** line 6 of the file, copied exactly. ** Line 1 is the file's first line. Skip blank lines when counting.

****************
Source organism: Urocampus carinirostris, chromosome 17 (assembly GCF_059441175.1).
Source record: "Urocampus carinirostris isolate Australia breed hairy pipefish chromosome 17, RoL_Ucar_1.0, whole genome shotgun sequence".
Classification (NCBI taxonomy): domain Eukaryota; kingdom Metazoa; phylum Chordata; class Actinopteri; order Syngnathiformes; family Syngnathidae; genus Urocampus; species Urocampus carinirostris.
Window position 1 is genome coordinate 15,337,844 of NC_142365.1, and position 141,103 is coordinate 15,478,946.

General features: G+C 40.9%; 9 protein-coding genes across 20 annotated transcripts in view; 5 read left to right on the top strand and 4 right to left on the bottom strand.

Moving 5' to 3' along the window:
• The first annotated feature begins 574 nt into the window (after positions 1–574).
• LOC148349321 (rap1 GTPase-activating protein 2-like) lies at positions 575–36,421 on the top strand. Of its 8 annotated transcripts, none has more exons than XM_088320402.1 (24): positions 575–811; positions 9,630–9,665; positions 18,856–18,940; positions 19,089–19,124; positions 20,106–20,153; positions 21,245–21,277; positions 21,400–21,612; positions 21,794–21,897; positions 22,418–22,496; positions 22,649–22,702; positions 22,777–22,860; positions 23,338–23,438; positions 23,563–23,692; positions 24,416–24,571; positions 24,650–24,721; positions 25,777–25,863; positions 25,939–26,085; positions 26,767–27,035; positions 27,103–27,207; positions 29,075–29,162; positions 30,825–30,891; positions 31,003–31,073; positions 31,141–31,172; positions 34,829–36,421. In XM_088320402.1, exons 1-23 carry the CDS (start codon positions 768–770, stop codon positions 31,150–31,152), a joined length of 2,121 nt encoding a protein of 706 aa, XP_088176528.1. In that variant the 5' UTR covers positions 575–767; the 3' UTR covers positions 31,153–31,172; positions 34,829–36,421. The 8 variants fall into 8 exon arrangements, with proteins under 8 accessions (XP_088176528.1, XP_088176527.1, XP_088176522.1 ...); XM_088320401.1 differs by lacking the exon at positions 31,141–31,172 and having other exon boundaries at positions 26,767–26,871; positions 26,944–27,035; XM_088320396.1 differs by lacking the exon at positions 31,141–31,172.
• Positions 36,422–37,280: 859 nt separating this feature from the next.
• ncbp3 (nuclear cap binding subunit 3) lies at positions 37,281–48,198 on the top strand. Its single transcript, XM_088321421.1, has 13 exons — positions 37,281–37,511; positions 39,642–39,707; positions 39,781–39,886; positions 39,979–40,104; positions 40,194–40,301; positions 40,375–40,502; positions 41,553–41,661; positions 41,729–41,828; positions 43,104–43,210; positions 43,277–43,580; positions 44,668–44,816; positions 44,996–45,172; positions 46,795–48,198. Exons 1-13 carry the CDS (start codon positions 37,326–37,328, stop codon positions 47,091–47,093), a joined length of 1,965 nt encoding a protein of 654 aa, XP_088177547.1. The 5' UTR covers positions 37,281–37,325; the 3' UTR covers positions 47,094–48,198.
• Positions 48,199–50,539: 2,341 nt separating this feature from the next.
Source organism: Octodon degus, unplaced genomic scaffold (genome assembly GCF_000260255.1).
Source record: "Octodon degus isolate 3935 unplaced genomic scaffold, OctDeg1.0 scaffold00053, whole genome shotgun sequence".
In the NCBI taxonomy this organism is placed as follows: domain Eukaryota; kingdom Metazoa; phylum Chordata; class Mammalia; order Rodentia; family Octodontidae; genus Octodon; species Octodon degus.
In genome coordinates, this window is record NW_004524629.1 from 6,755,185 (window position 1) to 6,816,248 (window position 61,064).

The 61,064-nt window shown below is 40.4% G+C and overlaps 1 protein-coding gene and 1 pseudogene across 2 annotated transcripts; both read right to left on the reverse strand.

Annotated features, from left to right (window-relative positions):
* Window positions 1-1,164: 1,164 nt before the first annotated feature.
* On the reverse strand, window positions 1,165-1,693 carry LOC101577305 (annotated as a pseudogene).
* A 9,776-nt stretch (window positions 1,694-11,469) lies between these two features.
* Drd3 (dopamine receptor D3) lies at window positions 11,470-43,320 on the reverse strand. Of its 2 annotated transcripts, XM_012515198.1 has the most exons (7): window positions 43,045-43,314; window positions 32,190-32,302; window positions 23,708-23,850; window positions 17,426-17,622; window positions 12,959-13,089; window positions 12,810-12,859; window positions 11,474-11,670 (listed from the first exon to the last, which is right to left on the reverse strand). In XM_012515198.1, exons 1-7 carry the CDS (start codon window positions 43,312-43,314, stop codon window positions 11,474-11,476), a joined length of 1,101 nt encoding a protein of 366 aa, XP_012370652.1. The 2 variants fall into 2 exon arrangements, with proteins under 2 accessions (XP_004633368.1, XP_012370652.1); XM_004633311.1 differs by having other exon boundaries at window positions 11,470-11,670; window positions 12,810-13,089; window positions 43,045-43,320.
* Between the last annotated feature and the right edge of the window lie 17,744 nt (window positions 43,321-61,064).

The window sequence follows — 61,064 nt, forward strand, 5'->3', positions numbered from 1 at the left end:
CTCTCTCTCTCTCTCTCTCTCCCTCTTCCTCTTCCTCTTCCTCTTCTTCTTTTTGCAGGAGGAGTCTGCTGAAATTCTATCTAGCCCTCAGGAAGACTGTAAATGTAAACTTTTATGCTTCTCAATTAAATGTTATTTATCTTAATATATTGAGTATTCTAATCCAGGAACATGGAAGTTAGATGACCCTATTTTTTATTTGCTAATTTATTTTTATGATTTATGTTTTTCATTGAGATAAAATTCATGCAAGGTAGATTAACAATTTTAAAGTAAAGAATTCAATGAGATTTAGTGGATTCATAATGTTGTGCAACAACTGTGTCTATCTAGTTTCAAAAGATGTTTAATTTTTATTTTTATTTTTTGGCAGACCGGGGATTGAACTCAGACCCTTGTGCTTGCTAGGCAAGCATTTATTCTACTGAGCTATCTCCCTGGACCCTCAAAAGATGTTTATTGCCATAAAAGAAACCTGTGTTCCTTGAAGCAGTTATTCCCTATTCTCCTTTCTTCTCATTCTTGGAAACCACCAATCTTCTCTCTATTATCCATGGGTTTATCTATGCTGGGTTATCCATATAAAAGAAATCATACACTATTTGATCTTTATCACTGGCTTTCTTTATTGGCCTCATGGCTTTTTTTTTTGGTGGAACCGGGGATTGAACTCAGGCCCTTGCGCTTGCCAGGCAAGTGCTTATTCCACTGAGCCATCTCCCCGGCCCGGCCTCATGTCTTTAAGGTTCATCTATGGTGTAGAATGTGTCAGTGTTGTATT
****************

Moving 5' to 3' along the window: